Of course, whenever the state is pursuing a course of action, there will arise a demand for intellectual arguments that the state policies serve the common good, and thinkers will arise to fill this demand. Such thinkers made arguments for mercantilist policies, and some then generalized these arguments and made further recommendations. However, I have seen no evidence that these thinkers were influential or their recommendations adopted, and suspect that they had negligible effects.

Nevertheless, these intellectuals made a convenient foil for Adam Smith and his peers. By casting them as his foes, Smith was able to demolish them and demonstrate his superiority, thereby associating his own program with progress and rationalism, and leaving his opponents no intellectual ground to retreat to. (Smith was a capable persuader with sophisticated models of his audience, although many of his peers were not.) I think the real story is that Smith’s program was possible because his true foes, the guild merchants, were no longer necessary to the state due to the institutionalization of taxation infrastructure and/or the nascent factory system. However, because every historian of economics has read Smith, his account is widely known; and because his narrative of progress and rationalism matches modern sensibilities, his account is widely accepted.


  1. Graham says:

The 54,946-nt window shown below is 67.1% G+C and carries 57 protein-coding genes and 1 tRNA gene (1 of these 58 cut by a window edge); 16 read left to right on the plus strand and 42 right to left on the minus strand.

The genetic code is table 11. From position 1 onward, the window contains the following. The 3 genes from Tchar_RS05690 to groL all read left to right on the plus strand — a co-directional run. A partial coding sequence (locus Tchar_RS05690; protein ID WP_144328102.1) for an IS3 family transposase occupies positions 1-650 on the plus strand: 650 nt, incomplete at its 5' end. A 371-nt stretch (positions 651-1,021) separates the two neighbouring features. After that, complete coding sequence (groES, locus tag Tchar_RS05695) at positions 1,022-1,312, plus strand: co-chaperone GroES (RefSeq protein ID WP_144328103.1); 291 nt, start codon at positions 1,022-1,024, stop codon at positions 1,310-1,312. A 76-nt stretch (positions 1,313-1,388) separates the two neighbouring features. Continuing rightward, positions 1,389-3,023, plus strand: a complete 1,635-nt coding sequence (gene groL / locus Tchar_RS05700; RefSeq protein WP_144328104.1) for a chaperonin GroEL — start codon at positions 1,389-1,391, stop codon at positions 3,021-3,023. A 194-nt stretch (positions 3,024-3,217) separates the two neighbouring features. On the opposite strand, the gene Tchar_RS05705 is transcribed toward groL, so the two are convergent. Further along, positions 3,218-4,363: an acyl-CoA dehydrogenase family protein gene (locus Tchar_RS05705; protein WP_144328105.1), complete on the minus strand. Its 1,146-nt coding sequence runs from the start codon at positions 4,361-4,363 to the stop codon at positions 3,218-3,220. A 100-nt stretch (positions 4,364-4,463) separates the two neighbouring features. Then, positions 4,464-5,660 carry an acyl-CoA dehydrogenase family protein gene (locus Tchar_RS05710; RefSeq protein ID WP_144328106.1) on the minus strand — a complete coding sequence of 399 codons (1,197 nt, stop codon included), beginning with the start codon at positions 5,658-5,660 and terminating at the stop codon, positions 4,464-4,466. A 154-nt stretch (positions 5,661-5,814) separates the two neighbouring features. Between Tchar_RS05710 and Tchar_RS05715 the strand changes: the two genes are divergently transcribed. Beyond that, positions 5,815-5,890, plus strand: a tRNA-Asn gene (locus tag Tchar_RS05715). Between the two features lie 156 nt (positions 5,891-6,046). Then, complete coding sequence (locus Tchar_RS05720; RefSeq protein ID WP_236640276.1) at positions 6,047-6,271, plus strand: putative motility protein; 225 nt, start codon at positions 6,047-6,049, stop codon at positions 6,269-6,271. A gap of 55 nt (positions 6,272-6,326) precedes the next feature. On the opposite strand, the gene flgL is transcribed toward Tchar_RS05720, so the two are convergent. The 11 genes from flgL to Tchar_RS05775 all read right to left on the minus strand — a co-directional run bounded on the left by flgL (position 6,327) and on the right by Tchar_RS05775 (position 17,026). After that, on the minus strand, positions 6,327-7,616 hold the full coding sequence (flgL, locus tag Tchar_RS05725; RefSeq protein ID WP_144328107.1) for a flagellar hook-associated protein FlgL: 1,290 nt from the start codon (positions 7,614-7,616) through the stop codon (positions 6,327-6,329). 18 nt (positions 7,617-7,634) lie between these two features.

I’m starting to wonder if all the little tin gods of the conservatism I embraced in youth are like that.

    There’s still more than enough to be said in favour of free trade, but the British already proved it can harden into pretty unhelpful dogma.

    As for mercantilism, well, yeah. State building through revenue collection, competition with other governments for military position, and securing the support of powerful political/economic constituencies to support a relatively weak state system are all perfectly rational goals.

    Maybe Adam Smith, et al were just the period equivalents of Less Wrong or RationalWiki. Dread thought. But then again, I’ve started to think of Jefferson that way.

    Apropos of the latter, I just discovered revolutionary and Jeffersonian statesman Joel Barlow. He sounds like someone who would have been extremely tedious to have a beer with.

  2. Harry Jones says:

    The great thing about LessWrong is they don’t claim to have it all figured out; they just claim to be onto something.